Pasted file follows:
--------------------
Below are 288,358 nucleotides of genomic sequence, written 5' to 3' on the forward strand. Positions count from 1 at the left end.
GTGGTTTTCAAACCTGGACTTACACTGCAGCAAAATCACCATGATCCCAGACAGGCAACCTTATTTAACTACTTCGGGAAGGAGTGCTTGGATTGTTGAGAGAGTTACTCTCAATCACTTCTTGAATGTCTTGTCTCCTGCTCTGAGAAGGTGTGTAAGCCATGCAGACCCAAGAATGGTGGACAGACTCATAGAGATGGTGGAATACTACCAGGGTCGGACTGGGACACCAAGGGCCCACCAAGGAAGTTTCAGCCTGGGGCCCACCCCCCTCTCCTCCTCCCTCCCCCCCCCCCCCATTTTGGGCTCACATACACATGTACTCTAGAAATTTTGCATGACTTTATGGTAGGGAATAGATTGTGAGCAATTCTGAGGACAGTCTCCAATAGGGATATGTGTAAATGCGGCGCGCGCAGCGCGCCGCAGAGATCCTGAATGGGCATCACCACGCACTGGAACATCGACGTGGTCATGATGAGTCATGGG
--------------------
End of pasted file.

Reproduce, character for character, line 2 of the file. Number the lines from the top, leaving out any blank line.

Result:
GTGGTTTTCAAACCTGGACTTACACTGCAGCAAAATCACCATGATCCCAGACAGGCAACCTTATTTAACTACTTCGGGAAGGAGTGCTTGGATTGTTGAGAGAGTTACTCTCAATCACTTCTTGAATGTCTTGTCTCCTGCTCTGAGAAGGTGTGTAAGCCATGCAGACCCAAGAATGGTGGACAGACTCATAGAGATGGTGGAATACTACCAGGGTCGGACTGGGACACCAAGGGCCCACCAAGGAAGTTTCAGCCTGGGGCCCACCCCCCTCTCCTCCTCCCTCCCCCCCCCCCCCATTTTGGGCTCACATACACATGTACTCTAGAAATTTTGCATGACTTTATGGTAGGGAATAGATTGTGAGCAATTCTGAGGACAGTCTCCAATAGGGATATGTGTAAATGCGGCGCGCGCAGCGCGCCGCAGAGATCCTGAATGGGCATCACCACGCACTGGAACATCGACGTGGTCATGATGAGTCATGGG